Madan, C. R. (2016). Improved understanding of brain morphology through 3D printing: A brief guide. Research Ideas and Outcomes, 2, e10398. doi:10.3897/rio.2.e10398

Pernet, C. R.*, & Madan, C. R.* (2020). Data visualization for inference in tomographic brain imaging. European Journal of Neuroscience, 51(3), 695-705. doi:10.1111/ejn.14430

Breathe Easy EDA (BEEDA)

Electrodermal activity (EDA) methods evaluate fluctuations in skin electrical conductance, providing a measure of sympathetic nervous system arousal. Respiration influences EDA, such that irregular breathing causes EDA fluctuations which cannot be unambiguously distinguished from changes related to psychophysiological arousal. Thus, it is crucial to control for respiration-induced EDA artifacts. Here we developed a MATLAB toolbox for eliminating EDA respiration artifacts and analyzing EDA data, which we freely distribute: Breathe Easy EDA or ‘BEEDA’. BEEDA’s artifact removal GUI allows users to quickly clean EDA data, greatly facilitating EDA analysis. Additionally, BEEDA’s analysis functions allow users to seamlessly analyze the cleaned data. The EDA analysis capabilities include tonic and phasic EDA measurements, following from standard methodological implementations. The toolbox is suitable for any experiment recording both EDA and respiration data, and flexibly adjusts to experiment-specific parameters (e.g., trial structure and desired analysis parameters).

Related Publications

Ksander, J. C., Kark, S. M., & Madan, C. R. (2018). Breathe Easy EDA: A MATLAB toolbox for psychophysiology data management, cleaning, and analysis. F1000Research, 7, 216. doi:10.12688/f1000research.13849.2


In experimental psychology research, we often ask participants to press specific keys to correspond to responses in the experiment. For instance, one key for 'old' and another for 'new' in an old/new recognition memory test, 'word' and 'nonword' in a lexical decision task, or red/green/blue in a Stroop test. Sometimes we put stickers over keys on a keyboard to remind participants of these key mappings, but often they are merely included as part of the experiment instructions. What if we could easily just write 'old' and 'new' on the keys themselves? This approach could additionally lead to more manageable (and automatically logged) counterbalancing across participants, but we could further readily counterbalance key mappings across trials (or blocks of trials) if desired. In some cases, a whole experiment could be implemented on an LCD keypad. This project is the infrastructure for implementing experiments with an LCD keypad called the Elgato Stream Deck.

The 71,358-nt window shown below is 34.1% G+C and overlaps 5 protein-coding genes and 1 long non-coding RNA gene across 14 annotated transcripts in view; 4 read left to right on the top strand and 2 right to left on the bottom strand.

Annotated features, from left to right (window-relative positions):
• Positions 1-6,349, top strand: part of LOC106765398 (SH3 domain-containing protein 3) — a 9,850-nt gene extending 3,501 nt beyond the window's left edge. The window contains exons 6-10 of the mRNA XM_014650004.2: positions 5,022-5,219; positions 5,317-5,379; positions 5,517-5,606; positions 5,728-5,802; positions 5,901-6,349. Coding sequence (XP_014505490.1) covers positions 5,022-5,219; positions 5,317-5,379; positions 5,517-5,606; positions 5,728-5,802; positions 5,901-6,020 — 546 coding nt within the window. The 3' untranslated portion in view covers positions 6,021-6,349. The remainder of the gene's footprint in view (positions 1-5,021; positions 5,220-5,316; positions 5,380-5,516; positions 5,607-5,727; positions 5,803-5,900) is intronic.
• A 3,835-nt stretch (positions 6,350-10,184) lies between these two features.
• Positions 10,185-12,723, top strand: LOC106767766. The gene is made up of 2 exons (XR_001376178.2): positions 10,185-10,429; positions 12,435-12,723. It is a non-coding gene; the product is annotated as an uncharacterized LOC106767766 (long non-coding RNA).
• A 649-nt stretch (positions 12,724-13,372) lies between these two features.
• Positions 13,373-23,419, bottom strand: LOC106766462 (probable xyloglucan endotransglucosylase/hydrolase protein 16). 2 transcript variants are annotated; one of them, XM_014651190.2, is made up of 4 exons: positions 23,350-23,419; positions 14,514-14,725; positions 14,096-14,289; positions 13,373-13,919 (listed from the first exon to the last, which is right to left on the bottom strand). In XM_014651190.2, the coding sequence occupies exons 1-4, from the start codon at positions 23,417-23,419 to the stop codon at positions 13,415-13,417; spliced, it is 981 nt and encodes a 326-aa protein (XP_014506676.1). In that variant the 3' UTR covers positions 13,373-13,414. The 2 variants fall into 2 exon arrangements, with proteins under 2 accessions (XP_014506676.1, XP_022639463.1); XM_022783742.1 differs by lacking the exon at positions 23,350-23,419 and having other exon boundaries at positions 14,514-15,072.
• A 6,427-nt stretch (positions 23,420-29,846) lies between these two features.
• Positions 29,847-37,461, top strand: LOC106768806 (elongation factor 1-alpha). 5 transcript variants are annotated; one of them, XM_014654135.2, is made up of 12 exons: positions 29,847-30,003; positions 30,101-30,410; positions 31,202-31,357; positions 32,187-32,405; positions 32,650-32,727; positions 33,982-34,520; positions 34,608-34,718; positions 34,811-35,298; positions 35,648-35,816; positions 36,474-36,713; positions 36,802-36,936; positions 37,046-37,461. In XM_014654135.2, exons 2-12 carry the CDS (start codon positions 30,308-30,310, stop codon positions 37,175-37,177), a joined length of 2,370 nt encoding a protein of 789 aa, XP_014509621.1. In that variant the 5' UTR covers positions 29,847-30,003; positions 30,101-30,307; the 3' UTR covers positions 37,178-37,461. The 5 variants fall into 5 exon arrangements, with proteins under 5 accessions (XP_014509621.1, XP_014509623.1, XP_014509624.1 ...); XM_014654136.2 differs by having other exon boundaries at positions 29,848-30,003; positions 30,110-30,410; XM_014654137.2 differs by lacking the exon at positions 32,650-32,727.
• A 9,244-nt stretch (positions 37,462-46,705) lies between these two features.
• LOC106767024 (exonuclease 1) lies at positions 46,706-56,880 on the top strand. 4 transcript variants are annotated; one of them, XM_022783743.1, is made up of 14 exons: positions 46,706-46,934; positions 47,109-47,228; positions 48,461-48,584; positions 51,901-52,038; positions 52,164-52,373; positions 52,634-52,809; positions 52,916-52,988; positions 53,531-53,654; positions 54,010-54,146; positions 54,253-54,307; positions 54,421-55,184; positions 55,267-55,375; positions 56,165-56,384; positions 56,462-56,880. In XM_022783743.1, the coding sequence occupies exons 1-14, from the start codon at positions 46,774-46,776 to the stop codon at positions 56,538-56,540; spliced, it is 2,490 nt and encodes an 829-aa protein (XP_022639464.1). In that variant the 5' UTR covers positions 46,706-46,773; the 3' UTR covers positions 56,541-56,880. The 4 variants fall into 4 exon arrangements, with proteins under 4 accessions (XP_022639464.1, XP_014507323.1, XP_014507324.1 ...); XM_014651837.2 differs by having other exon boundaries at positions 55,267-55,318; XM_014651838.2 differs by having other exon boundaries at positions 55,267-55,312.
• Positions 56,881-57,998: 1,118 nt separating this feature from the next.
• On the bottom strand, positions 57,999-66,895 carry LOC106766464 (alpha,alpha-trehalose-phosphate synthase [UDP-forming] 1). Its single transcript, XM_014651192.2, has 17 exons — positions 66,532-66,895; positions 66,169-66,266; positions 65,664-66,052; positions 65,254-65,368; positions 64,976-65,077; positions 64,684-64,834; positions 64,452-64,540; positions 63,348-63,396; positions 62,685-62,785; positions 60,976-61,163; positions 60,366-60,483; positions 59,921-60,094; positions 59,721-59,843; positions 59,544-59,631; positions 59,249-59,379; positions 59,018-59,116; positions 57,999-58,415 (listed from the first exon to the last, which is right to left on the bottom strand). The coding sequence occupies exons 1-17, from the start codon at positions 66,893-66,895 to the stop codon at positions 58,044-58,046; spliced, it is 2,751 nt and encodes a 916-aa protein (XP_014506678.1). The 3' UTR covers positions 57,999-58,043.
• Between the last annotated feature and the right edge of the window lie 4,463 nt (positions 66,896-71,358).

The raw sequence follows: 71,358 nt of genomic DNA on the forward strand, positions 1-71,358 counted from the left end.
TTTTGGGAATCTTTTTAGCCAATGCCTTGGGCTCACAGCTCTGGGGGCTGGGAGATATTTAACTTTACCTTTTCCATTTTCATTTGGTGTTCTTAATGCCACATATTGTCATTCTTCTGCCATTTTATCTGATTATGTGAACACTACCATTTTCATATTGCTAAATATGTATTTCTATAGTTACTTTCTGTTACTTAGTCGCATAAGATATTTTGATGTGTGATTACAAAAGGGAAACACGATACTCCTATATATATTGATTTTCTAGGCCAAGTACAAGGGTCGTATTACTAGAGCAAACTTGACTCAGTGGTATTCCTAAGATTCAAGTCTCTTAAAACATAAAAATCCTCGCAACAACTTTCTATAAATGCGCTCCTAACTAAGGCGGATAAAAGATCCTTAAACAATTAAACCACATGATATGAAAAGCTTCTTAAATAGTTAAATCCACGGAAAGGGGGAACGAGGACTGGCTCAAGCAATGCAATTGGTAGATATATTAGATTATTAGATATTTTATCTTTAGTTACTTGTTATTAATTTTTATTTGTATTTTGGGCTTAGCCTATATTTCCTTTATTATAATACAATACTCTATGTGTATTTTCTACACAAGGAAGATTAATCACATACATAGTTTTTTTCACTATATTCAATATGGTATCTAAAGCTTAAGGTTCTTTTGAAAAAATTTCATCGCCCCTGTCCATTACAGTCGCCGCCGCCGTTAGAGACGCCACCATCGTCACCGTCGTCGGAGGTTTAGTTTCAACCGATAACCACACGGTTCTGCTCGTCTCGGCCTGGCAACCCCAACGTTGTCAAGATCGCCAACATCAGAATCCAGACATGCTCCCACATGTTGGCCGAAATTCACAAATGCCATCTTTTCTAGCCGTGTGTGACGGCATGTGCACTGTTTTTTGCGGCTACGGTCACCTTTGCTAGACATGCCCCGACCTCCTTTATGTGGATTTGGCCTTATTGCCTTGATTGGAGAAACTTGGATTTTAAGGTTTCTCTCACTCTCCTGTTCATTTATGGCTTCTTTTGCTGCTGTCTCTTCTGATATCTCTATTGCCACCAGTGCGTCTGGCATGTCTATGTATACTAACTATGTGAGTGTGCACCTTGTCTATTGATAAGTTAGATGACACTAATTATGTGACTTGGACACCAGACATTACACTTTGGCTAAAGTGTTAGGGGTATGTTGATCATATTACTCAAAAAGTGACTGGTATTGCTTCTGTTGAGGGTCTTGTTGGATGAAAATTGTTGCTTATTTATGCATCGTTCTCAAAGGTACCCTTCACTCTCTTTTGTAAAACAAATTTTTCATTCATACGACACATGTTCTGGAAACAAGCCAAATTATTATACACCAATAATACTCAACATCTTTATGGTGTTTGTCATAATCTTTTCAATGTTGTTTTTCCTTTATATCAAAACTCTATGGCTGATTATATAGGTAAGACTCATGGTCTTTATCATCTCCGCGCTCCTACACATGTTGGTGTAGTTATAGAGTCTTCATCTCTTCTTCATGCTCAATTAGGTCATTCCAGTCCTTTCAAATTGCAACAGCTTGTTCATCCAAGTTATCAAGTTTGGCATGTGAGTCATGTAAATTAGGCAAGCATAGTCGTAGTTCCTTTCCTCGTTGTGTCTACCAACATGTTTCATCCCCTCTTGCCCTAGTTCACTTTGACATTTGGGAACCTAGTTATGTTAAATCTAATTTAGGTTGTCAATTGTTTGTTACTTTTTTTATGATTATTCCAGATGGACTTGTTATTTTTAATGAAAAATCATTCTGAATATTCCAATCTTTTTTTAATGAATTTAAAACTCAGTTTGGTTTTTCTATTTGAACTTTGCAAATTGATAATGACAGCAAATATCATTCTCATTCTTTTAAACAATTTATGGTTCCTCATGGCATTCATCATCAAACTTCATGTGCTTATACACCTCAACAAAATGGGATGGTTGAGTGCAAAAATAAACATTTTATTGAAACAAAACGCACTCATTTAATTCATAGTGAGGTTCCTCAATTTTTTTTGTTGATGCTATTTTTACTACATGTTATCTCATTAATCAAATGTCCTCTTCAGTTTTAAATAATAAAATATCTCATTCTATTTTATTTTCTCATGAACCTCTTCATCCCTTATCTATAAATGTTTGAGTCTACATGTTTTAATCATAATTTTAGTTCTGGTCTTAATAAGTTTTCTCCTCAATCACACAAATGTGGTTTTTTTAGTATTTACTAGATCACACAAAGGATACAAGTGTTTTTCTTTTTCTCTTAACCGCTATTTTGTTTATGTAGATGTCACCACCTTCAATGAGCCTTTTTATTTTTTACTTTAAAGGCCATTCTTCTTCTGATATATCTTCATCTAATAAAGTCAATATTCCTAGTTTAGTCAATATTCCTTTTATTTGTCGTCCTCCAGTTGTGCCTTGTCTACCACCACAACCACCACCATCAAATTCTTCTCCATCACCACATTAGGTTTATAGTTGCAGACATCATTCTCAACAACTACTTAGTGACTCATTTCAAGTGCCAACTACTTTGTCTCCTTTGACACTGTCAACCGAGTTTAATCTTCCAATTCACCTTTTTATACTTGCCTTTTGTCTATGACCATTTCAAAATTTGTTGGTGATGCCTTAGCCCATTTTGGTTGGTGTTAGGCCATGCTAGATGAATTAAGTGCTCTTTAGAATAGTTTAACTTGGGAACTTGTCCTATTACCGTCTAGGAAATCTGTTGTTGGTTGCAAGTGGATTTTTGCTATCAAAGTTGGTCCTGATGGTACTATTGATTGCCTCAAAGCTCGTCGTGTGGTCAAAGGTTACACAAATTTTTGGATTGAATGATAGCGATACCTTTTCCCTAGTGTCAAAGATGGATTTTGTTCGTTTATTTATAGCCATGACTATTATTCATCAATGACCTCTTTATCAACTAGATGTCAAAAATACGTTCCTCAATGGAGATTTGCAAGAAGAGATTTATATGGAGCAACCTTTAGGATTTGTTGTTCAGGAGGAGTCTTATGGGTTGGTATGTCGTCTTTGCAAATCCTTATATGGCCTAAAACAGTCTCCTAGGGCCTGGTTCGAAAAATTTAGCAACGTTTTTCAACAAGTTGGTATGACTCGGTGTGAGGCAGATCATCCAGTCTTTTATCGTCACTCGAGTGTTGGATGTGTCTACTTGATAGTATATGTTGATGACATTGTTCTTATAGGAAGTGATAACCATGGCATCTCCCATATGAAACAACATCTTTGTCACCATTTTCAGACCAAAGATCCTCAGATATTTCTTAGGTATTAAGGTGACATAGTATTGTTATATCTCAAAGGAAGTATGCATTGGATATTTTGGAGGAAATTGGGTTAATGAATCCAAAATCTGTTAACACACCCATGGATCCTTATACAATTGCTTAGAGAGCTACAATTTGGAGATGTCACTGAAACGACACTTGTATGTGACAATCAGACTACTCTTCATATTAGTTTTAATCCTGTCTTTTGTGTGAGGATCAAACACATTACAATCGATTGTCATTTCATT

For a copy of the toolbox, go to

Related Publications

Madan, C. R. (2018). ElGateau: A library for using the Elgato Stream Deck for experimental psychology research. Journal of Open Source Software, 3, 1070. doi:10.21105/joss.01070

Spectral time-lapse (STL) Toolbox

The spectral time-lapse (STL) algorithm is designed to be a simple and efficient technique for analyzing and presenting both spatial and temporal information of animal movements within a two-dimensional image representation. The STL algorithm re-codes an animal's position at every time point with a time-specific color, and overlaid it over a reference frame of the video, to produce a summary image. It additionally incorporates automated motion tracking, such that the animal's position can be extracted and summary statistics such as path length and duration can be calculated, as well as instantaneous velocity and acceleration. This toolbox implements the STL algorithm as a MATLAB toolbox and allows for a large degree of end-user control and flexibility.
For a copy of the toolbox, go to

Related Publications

Madan, C. R., & Spetch, M. L. (2014). Visualizing and quantifying movement from pre-recorded videos: The spectral time-lapse (STL) algorithm. F1000Research, 3, 19. doi:10.12688/f1000research.3-19.v1

Baron, D. M., Ramirez, A. J., Bulitko, V., Madan, C. R., Greiner, A., Hurd, P. L., & Spetch, M. L. (2015). Practice makes proficient: Pigeons (Columba livia) learn efficient routes on full-circuit navigational traveling salesperson problems. Animal Cognition, 18(1), 53-64. doi:10.1007/s10071-014-0776-6